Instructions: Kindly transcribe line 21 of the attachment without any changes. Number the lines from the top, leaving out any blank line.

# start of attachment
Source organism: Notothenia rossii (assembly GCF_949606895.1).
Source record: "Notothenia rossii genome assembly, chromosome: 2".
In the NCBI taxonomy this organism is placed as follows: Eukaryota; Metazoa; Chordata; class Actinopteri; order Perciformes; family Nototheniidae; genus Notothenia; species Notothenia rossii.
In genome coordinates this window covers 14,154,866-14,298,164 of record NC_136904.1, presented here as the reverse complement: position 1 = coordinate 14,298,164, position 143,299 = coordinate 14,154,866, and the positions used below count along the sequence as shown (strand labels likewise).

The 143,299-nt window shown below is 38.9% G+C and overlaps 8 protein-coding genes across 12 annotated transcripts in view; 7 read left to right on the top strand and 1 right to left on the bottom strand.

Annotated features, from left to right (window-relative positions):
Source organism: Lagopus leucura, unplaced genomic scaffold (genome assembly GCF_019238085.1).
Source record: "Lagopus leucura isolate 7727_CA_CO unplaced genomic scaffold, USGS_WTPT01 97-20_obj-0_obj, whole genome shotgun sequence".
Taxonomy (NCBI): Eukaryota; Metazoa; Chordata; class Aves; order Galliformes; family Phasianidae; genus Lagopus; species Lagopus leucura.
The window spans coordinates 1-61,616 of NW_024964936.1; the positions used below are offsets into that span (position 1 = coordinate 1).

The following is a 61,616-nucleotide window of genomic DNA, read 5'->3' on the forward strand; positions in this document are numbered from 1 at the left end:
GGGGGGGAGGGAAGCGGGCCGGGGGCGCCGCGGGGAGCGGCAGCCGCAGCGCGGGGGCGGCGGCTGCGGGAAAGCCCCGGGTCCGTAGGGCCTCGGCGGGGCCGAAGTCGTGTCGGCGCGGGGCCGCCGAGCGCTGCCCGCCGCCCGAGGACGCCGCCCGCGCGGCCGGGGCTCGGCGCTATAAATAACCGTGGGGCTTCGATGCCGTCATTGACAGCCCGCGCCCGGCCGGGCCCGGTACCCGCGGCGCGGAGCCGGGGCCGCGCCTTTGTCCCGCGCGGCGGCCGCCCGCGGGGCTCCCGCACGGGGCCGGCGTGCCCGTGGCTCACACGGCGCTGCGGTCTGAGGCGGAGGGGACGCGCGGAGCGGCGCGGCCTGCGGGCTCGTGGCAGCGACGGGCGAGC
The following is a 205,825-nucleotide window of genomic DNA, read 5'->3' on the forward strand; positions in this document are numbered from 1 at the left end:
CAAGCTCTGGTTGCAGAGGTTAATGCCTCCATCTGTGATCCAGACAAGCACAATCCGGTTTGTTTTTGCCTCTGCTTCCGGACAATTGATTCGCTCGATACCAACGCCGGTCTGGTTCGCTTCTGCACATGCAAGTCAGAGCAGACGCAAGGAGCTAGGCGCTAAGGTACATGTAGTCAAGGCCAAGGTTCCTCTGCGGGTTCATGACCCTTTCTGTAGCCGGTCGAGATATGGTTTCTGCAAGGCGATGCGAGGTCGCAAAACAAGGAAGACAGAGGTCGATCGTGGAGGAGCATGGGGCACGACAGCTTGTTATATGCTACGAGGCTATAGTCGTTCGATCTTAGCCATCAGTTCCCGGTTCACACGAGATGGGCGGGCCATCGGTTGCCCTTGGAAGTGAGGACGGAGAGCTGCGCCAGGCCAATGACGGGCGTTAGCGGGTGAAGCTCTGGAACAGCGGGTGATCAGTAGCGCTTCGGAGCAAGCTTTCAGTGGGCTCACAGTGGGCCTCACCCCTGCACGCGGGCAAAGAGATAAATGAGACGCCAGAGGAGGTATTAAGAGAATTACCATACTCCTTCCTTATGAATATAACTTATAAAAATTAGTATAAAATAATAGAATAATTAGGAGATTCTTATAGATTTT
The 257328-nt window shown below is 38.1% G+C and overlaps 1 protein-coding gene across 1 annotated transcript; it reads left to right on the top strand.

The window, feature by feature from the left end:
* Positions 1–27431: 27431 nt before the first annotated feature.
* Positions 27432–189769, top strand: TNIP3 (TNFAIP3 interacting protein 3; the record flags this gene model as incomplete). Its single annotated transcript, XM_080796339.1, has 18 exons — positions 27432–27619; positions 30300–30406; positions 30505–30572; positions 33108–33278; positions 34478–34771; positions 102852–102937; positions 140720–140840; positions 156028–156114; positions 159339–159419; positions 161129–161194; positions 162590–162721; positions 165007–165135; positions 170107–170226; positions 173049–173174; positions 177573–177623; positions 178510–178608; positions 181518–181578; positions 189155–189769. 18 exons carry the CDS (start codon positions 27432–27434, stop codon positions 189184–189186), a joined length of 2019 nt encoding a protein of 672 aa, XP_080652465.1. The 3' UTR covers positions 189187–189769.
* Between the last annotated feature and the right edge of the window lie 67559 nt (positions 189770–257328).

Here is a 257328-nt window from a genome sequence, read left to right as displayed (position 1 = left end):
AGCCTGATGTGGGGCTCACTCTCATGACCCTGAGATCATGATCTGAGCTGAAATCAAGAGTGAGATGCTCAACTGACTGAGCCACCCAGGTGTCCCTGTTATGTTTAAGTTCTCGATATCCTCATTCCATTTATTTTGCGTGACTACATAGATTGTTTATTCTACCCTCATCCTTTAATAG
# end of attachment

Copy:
AGCCTGATGTGGGGCTCACTCTCATGACCCTGAGATCATGATCTGAGCTGAAATCAAGAGTGAGATGCTCAACTGACTGAGCCACCCAGGTGTCCCTGTTATGTTTAAGTTCTCGATATCCTCATTCCATTTATTTTGCGTGACTACATAGATTGTTTATTCTACCCTCATCCTTTAATAG